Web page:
Plank 5: Hone Your Skills. Every so often, watch or read a little bit more. Add another idea or trick to your repertoire. TPRS/CI teachers are very generous on the web about sharing their experiences, and there are many, many helpful websites.
This is a self-explanatory step.
Once you get started with TPRS, see what is working well and what is not working. You should be frequently checking for understanding, using a ‘barometer student’, asking quick questions in English of individuals, watching the eyes for glazed-over syndrome. If you are like me, you will have to check yourself and make sure you are going slowly enough. (The slower you go, the faster they learn!) You will want to make sure you are pointing and pausing, not going too fast, personalizing, going slowly, teaching to the eyes, not going to fast, circling, going slowly.
A second really important point is personalization. Take some time to get to know your students, what they do and like and don’t like. Be willing to learn about their favorite sports and music and current challenges. Listen to their answers to your questions. All that understanding will naturally build into your language class and make the class that much more compelling.
And once you have got the basics down, you can increase your skill set with the book TPRS in a Year, by Ben Slavic. In his book Ben explains 15 Basic Skills, like “Point and Pause!”; 10 specific Story-Asking Skills, like “Staying in the Moment”; and 24 Fun Skills, like “The Retell Glove”. Enough to keep you learning and growing as a TPRS teacher for quite some time!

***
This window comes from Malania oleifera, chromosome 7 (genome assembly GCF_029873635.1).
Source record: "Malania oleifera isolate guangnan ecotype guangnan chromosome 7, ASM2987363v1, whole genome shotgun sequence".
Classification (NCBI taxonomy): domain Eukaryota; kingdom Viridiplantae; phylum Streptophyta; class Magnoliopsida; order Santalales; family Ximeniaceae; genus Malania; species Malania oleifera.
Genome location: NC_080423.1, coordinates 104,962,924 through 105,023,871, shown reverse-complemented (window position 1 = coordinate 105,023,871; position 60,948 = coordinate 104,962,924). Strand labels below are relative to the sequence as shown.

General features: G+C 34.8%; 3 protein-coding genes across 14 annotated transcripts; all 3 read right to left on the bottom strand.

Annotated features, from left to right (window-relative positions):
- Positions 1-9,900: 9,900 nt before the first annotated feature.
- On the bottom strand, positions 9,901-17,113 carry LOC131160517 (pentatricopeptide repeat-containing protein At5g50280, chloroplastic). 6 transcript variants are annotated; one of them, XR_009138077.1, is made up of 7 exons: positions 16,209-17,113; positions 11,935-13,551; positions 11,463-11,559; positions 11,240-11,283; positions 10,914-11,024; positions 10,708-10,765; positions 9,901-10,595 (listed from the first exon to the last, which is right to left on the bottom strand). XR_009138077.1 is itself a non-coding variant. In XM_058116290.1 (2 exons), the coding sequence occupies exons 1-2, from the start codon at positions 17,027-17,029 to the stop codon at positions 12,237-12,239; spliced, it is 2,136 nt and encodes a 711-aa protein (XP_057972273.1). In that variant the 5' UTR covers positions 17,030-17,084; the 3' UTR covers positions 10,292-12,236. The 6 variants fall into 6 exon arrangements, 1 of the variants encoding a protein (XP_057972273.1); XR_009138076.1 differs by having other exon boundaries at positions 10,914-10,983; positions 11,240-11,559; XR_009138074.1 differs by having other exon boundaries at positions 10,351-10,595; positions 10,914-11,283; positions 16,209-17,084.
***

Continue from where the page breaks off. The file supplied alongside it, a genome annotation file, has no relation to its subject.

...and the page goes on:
By the way, one TPRS method I haven’t even touched on yet is called “Movie Talk” . You can google that, of course, by searching “TPRS Movie Talk”.
There is an overwhelming number of helpful TPRS websites online, and as a homeschooler, I know you don’t have time to peruse them all. That’s why I have highlighted some of the website pages most helpful to me, in this blog post (insert link). However, to explore more deeply, there is a long list of TPRS websites and blogs at moretprs.wikispaces.com. Eventually, you will find your favorites too!
If you want to watch a teacher using TPRS in person, you can contact someone near you and ask permission to sit in on a class. For that, Martina Bex has created a database of TPRS teachers: https://docs.google.com/spreadsheets/d/17hhHoeVkFenDv_lzE9fYDes-RIJoO1P65M9-h_iqlfE/edit#gid=40628579.
Once again, have fun! Keep cool! Enjoy!